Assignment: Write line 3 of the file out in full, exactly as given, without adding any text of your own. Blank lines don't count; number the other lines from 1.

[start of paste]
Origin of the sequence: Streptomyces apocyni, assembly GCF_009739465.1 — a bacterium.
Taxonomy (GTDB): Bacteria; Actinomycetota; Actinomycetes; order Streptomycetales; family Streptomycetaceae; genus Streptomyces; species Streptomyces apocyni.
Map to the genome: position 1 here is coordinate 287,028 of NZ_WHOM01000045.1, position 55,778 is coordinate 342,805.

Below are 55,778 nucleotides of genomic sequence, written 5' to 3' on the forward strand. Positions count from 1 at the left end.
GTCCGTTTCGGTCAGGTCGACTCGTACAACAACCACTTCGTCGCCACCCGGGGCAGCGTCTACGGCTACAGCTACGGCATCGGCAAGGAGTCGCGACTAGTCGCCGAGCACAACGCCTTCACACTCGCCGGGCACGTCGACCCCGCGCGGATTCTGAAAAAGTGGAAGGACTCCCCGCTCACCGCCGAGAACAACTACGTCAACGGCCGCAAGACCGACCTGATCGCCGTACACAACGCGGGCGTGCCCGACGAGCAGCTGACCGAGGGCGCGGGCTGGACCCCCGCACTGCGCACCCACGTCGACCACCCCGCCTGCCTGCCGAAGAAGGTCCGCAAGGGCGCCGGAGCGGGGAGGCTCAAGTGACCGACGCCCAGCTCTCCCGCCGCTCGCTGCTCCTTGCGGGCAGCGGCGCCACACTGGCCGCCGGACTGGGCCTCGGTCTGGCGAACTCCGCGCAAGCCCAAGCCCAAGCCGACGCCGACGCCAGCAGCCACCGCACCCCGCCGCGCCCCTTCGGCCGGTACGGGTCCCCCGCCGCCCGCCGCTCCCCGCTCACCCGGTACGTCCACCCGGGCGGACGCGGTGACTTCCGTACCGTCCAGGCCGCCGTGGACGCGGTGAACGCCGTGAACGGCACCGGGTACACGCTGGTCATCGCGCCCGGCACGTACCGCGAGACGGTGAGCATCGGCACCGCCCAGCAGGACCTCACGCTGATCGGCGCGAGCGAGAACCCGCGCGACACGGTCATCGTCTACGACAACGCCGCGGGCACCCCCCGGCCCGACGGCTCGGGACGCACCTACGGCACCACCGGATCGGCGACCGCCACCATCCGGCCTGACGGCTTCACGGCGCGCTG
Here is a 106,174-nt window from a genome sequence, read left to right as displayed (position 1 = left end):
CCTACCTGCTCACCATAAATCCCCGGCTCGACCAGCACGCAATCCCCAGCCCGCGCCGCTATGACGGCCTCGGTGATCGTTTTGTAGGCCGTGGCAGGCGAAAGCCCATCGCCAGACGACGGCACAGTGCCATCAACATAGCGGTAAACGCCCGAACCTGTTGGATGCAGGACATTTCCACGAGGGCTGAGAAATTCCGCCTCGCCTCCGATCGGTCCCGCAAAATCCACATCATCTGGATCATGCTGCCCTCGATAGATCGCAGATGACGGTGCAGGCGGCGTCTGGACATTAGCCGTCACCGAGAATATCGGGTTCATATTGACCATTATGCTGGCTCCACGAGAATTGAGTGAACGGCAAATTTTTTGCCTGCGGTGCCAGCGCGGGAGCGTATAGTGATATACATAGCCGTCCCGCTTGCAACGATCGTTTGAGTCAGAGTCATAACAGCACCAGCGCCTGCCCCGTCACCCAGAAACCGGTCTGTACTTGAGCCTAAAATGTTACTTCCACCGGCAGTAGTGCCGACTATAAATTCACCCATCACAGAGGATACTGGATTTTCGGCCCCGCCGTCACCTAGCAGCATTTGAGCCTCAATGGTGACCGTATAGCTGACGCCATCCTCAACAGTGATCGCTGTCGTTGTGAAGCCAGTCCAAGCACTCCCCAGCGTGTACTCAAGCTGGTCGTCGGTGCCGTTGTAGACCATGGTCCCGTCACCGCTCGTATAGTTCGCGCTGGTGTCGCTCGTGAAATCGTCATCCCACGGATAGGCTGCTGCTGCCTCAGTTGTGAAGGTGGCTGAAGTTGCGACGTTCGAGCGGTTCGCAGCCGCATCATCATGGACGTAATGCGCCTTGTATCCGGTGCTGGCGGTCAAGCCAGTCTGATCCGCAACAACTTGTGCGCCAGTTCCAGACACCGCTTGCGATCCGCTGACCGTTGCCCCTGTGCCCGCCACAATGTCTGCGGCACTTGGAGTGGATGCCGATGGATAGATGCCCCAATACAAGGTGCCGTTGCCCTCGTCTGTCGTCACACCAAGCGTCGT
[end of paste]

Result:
Map to the genome: position 1 here is coordinate 287,028 of NZ_WHOM01000045.1, position 55,778 is coordinate 342,805.